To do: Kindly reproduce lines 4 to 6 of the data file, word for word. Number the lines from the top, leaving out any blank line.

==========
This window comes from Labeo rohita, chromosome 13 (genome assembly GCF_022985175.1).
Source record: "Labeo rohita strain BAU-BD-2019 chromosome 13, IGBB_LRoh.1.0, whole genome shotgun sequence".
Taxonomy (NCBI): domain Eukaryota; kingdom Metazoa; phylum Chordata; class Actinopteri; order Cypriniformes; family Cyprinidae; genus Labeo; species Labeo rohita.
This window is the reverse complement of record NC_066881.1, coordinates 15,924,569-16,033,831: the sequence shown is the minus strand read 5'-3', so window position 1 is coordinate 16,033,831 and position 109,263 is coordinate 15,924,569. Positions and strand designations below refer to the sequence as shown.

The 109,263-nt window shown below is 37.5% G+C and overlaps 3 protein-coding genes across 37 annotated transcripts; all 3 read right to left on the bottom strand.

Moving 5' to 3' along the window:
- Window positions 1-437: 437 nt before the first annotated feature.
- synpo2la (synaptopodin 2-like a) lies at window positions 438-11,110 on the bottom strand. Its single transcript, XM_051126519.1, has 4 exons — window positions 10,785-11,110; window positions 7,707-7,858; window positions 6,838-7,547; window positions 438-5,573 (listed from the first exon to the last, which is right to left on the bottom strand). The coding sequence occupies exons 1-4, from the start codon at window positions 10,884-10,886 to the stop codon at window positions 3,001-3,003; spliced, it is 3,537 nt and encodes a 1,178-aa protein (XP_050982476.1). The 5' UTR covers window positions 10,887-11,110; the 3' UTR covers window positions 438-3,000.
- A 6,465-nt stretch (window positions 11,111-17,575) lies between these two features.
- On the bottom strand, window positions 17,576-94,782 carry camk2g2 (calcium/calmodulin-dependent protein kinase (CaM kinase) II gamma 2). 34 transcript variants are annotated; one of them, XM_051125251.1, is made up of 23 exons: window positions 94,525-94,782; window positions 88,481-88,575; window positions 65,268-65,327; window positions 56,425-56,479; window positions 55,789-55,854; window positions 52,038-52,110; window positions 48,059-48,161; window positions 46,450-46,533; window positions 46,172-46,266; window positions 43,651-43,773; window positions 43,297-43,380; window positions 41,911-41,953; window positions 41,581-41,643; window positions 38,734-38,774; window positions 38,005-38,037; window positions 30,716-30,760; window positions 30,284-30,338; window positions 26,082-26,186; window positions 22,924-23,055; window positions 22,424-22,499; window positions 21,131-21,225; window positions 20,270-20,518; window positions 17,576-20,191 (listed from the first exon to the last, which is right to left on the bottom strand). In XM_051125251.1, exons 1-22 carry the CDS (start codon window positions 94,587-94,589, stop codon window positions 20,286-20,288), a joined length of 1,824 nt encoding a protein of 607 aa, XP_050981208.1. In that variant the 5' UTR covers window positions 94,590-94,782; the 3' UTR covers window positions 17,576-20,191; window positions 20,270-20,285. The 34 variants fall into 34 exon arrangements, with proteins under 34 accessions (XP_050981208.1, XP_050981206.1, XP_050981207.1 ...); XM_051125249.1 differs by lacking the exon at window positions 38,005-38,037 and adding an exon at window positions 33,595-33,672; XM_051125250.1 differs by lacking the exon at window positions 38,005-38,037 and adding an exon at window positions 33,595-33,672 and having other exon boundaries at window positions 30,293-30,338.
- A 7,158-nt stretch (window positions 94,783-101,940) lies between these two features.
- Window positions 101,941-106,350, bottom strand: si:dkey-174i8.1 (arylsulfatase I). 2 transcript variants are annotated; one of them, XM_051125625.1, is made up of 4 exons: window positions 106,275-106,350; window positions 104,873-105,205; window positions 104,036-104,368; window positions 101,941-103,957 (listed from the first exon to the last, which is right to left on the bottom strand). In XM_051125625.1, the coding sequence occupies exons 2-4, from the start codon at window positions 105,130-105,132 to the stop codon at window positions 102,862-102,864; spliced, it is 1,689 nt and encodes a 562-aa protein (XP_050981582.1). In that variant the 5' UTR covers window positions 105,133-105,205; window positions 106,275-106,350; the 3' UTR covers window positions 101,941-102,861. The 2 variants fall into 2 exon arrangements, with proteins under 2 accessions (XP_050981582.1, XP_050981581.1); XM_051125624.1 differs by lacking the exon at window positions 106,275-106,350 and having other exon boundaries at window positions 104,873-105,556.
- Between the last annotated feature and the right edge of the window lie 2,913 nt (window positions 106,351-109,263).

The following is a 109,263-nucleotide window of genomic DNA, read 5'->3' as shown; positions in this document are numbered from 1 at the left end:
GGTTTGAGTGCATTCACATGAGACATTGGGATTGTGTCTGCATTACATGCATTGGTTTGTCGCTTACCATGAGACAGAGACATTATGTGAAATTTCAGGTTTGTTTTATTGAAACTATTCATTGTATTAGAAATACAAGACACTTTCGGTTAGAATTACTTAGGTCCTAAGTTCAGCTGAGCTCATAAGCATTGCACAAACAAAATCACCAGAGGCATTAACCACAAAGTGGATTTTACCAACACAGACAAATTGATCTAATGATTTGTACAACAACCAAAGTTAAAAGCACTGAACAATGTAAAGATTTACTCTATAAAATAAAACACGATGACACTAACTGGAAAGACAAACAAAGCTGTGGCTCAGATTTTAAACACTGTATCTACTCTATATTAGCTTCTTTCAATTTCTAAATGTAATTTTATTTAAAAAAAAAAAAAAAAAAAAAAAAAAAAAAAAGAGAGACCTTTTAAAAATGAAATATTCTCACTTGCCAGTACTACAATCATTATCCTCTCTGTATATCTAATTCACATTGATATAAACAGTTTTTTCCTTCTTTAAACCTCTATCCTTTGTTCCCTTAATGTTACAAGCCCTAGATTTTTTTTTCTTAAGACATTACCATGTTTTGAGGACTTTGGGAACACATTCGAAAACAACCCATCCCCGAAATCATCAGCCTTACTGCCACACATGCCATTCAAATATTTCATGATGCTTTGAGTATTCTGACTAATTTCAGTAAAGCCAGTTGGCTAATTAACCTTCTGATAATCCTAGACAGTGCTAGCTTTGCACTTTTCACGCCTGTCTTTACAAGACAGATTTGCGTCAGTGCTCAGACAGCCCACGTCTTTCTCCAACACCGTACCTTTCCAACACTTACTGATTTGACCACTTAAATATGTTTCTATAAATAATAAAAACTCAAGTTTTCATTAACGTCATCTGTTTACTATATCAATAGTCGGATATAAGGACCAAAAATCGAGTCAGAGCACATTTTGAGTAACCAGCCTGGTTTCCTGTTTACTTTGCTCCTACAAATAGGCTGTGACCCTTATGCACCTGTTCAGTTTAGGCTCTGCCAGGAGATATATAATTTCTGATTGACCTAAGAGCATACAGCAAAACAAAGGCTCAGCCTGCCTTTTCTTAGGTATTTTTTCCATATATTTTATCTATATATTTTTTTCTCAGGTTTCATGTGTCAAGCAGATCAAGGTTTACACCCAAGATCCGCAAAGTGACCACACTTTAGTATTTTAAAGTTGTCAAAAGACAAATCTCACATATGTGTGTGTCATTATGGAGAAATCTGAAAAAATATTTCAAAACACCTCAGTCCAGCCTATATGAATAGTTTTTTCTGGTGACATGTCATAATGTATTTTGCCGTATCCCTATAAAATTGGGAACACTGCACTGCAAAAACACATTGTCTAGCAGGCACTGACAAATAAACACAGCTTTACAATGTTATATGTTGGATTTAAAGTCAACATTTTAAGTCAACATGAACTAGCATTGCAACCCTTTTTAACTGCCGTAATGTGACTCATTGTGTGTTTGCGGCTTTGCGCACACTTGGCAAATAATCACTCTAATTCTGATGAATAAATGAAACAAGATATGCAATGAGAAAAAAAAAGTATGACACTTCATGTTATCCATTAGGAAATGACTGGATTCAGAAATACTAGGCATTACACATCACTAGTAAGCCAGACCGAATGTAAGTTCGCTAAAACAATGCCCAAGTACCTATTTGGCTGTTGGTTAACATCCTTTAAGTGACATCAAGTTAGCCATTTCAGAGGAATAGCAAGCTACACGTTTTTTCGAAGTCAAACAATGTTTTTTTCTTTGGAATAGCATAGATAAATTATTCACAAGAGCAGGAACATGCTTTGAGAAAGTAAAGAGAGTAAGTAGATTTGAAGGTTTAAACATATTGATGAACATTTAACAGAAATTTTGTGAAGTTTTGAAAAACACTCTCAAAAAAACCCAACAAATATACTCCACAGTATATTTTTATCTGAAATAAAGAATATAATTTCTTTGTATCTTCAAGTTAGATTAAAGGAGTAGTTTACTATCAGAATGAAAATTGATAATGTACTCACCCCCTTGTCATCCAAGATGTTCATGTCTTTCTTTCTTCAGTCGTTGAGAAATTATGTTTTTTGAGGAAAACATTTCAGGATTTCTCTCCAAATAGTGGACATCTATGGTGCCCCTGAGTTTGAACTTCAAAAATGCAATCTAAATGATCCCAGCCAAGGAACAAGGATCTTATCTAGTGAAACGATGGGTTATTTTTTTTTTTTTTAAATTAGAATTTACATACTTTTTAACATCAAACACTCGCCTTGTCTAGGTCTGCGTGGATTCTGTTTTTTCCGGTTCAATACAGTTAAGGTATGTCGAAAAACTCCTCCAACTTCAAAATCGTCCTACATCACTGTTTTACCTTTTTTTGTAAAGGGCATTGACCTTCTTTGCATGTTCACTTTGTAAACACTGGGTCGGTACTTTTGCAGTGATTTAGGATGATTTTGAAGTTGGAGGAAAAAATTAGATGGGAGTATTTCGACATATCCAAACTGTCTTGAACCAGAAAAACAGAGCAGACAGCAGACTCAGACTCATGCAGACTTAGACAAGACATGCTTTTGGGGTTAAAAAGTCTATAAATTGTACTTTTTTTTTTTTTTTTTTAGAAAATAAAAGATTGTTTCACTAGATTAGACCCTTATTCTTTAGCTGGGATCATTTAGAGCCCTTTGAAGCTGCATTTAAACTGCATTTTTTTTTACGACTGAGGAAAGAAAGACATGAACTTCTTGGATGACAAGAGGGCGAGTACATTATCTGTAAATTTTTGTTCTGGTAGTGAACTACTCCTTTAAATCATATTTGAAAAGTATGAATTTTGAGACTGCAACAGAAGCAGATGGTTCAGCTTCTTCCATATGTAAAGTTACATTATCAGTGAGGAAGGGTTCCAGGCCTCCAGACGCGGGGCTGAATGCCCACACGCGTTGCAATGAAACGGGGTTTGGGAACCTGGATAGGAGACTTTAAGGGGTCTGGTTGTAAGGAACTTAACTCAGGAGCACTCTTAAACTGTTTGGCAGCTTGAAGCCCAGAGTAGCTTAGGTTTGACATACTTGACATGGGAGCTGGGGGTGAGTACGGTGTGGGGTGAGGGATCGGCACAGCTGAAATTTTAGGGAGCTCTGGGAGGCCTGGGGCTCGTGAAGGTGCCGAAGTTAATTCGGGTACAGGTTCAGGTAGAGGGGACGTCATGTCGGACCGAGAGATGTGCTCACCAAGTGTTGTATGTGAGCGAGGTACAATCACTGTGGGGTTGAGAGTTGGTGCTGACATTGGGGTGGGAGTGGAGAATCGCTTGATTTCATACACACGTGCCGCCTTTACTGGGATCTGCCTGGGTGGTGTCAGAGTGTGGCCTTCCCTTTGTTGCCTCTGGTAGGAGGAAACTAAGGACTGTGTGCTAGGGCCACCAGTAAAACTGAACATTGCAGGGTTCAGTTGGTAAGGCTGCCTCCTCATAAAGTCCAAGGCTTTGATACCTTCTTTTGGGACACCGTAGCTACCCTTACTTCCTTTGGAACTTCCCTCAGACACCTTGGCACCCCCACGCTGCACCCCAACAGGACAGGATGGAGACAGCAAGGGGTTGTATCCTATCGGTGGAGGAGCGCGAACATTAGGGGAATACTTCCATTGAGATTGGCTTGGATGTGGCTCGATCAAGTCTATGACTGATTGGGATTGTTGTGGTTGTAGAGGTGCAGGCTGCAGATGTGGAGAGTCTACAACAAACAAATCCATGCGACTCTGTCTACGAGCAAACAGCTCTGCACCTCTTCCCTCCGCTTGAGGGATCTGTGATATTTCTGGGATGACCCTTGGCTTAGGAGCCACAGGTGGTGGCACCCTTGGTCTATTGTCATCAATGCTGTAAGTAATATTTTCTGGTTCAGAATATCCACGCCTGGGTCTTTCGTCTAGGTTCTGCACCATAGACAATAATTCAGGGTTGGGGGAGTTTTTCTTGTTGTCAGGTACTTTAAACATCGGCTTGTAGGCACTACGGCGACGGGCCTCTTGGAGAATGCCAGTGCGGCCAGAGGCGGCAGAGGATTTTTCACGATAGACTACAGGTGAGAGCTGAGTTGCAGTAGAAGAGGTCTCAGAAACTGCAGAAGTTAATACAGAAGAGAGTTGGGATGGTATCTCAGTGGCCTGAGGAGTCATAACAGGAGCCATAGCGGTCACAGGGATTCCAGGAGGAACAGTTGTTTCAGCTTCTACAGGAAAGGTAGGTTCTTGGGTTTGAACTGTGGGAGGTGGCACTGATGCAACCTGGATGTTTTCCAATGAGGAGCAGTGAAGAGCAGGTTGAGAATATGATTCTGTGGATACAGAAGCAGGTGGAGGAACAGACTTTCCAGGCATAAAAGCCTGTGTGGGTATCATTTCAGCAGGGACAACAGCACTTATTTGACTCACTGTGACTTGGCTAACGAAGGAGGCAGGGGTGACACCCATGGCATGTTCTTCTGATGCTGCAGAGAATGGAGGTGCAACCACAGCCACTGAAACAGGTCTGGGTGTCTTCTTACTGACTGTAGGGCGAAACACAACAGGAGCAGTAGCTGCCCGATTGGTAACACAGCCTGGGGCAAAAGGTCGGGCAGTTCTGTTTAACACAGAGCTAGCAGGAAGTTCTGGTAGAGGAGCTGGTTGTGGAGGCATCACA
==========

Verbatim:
This window is the reverse complement of record NC_066881.1, coordinates 15,924,569-16,033,831: the sequence shown is the minus strand read 5'-3', so window position 1 is coordinate 16,033,831 and position 109,263 is coordinate 15,924,569. Positions and strand designations below refer to the sequence as shown.

The 109,263-nt window shown below is 37.5% G+C and overlaps 3 protein-coding genes across 37 annotated transcripts; all 3 read right to left on the bottom strand.

Moving 5' to 3' along the window: